From July 12 to 14, 2022, the Latin American and Caribbean Network of Fair Trade Small Producers and Workers (CLAC) held in El Salvador, a meeting of Young Leaders of Central America and Mexico, as a closure to the virtual leadership course held in the course of 2020.
The meeting began with welcoming remarks from CLAC´s CEO, Xiomara J. Paredes, who encouraged young people to develop their leadership skills in favor of their organizations and communities. During the three days of the meeting, the young people participated in training, dynamics and discussions organized by CLAC staff in order to reinforce the concepts studied during the virtual training, facilitate the exchange of experiences on the application of that knowledge and share the challenges of its implementation within organizations.
EXCHANGE OF EXPERIENCES
During the sessions held, topics such as: inclusion of gender, youth, generational, organizational work and communication were addressed, sharing their experiences on these issues with the aim of emphasizing the strengthening of leadership and intergenerational and interregional ties in the different organizations.
“It is a tool that has been given to us so that we can develop our work in the organizations, and I think it provides us with the knowledge to be able to do our bit, and to be able to take this knowledge to small producers and have our organizations more developed” said Genier Hernandez, from Guatemala.
While Leonor Lopez, from Mexico, said that “it is a great experience to share our stories, from our organizations, where we exchange experiences, and take advantage of knowledge and wisdom from different places and regions. In addition to the stories, I take with me tools that we learned in the course to formulate projects from our organizations, attending to the needs of the partners”.
For his part, Darwin Castro, from Nicaragua, stated “we have a challenge as an organization, as producers, and we have the opportunity to run into organizations that have already come a long way, which makes the learning curve short, for those of us who are still in the initiation process, as we face these challenges”.
From theory to practice
“Thanks to this, we started a youth and women’s movement in our cooperative, we have organized ourselves a little more,”said Reinel Ábrego, from Panama.
“Thanks to CLAC, because through them we have been able to get this training, which perhaps in organizations is not always possible, you cannot always have something extra as an organization, but CLAC has helped us to get this training that has been very helpful,”said Glenda Reyes, from El Salvador.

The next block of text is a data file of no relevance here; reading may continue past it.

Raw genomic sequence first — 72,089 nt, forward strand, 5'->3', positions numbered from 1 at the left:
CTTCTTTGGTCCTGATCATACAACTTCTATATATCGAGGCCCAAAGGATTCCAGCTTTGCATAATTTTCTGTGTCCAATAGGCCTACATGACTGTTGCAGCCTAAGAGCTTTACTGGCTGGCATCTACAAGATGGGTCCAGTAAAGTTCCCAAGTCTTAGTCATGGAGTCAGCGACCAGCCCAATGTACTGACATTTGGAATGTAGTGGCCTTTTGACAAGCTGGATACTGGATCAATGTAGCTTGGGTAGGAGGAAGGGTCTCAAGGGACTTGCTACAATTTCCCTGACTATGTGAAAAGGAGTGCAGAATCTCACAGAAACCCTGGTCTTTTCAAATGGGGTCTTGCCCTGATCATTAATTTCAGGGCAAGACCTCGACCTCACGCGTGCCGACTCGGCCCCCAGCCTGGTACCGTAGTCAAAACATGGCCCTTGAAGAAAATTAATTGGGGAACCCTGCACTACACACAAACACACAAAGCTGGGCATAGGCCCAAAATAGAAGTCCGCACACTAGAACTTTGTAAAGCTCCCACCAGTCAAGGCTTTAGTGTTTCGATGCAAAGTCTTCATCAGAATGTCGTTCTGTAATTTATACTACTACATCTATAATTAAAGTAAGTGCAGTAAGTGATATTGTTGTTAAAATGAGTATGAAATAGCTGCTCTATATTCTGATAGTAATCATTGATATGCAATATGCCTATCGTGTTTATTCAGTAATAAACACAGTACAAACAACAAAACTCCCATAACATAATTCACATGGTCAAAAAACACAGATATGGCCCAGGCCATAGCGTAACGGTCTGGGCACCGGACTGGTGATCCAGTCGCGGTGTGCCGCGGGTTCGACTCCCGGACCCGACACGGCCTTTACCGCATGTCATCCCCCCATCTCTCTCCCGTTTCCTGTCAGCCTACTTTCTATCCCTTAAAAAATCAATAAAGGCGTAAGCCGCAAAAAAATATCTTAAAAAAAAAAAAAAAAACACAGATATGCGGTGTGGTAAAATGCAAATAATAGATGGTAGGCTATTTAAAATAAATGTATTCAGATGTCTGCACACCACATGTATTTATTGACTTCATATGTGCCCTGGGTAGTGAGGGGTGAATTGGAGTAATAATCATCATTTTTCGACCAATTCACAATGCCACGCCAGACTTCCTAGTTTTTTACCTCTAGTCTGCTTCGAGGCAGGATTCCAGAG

Thanks to the knowledge acquired in the virtual leadership course, the organizations that were part of the training have launched some actions aimed at strengthening the participation of their membership and moving the concepts studied from theory to practice.
“From the course we feel practically challenged to form a youth commission and a women’s commission in our small organization, and now it is already working, so I think it is the result of this course, of this training, and we are already executing it in our cooperative”, explained Genier Hernandez
During the meeting of Young Leaders of Central America and Mexico, CLAC delivered the diplomas corresponding to the virtual leadership course, held in 2020, in recognition of the commitment and valuable contributions of the young participants.
Reinel Abrego pointed out that “being a leader is to be trained or made through the path, understanding those difficulties for some and needs also for others, and putting it more in line with what is sought or is to be achieved within an objective. A leader is the one who drives each one to be a better person and not stop trying.”
Tree Challenge campaign
“The Tree Challenge campaign that CLAC has started is very important, because we as young people have to rescue, or put a little seed, so that our Planet Earth can change and we can be able to make a difference by planting a tree,”said Josué Cruz, from Honduras.
The young people also enthusiastically joined the Tree Challenge campaign, #PlantingForTheFuture, for which they planted 27 trees in the ATASI Cooperative, an organization that is part of the membership of CLAC in El Salvador.
“The message is to plant a tree, but above all the idea of planting the responsibility of the current generation to leave a good legacy to our new generations,” stated Darwin Castro.